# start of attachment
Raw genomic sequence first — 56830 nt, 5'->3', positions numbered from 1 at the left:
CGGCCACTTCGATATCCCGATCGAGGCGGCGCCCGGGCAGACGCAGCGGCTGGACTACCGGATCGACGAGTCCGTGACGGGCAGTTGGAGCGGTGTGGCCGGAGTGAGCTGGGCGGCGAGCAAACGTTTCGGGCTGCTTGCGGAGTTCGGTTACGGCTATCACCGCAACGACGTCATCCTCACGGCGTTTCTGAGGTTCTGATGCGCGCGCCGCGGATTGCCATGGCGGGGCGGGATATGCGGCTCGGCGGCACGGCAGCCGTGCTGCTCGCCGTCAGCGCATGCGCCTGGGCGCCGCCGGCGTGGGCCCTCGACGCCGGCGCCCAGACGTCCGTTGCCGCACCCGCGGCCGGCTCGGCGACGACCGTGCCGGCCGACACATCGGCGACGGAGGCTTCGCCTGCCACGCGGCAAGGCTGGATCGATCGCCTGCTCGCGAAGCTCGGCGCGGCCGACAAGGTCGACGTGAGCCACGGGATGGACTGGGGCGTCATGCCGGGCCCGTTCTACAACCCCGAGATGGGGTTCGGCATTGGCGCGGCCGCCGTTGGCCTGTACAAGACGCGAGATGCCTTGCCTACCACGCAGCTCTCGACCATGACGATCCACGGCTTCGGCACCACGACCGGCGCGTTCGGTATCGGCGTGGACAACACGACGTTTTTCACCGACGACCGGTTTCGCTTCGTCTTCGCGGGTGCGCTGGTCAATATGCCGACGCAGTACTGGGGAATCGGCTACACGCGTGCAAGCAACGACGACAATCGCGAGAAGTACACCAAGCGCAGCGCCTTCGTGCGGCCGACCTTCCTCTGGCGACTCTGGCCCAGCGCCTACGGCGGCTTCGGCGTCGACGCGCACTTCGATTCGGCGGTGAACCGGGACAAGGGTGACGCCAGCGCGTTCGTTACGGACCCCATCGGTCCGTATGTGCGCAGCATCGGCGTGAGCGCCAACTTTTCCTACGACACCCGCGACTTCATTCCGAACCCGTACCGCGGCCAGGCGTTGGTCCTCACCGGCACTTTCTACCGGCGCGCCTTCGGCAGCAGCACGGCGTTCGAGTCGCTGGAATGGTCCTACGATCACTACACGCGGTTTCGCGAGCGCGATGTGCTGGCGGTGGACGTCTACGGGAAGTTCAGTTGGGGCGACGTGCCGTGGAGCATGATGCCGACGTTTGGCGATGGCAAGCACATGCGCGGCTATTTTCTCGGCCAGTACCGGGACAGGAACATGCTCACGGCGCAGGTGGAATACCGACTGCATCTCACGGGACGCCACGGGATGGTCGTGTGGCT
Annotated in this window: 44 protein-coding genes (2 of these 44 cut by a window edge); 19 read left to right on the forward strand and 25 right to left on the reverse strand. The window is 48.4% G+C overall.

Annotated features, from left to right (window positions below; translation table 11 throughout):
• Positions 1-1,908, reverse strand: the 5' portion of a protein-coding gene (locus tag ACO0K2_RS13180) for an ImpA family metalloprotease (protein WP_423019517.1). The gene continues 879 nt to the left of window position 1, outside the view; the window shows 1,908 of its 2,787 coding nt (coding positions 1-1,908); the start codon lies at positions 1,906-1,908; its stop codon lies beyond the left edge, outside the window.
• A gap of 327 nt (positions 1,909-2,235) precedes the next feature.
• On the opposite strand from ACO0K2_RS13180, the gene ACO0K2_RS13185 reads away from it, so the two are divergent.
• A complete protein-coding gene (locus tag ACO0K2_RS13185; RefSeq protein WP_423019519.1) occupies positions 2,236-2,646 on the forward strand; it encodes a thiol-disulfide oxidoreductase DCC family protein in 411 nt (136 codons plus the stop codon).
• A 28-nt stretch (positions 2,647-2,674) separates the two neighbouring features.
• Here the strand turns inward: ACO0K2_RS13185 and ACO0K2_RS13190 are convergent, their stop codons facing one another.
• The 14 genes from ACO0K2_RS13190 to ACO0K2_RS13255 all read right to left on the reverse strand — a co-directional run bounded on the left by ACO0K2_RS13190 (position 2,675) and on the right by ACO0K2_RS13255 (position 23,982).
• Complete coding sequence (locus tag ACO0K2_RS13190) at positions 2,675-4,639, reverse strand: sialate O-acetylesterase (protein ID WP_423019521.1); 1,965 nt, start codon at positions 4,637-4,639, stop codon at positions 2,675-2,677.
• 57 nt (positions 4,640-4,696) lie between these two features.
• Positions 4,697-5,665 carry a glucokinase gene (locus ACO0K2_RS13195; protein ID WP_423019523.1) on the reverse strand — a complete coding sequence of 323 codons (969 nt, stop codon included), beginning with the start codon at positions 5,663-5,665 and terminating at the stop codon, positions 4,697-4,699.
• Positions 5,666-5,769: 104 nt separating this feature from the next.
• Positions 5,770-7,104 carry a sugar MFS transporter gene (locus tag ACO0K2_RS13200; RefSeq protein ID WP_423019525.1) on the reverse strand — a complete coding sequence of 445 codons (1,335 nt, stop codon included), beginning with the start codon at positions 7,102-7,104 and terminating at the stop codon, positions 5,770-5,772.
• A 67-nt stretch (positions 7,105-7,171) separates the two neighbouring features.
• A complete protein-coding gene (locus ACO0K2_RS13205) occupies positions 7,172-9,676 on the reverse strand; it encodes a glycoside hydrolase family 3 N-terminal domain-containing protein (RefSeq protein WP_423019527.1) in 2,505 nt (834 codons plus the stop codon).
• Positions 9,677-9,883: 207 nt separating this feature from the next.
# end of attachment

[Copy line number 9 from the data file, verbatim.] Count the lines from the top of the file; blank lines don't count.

• A 28-nt stretch (positions 2,647-2,674) separates the two neighbouring features.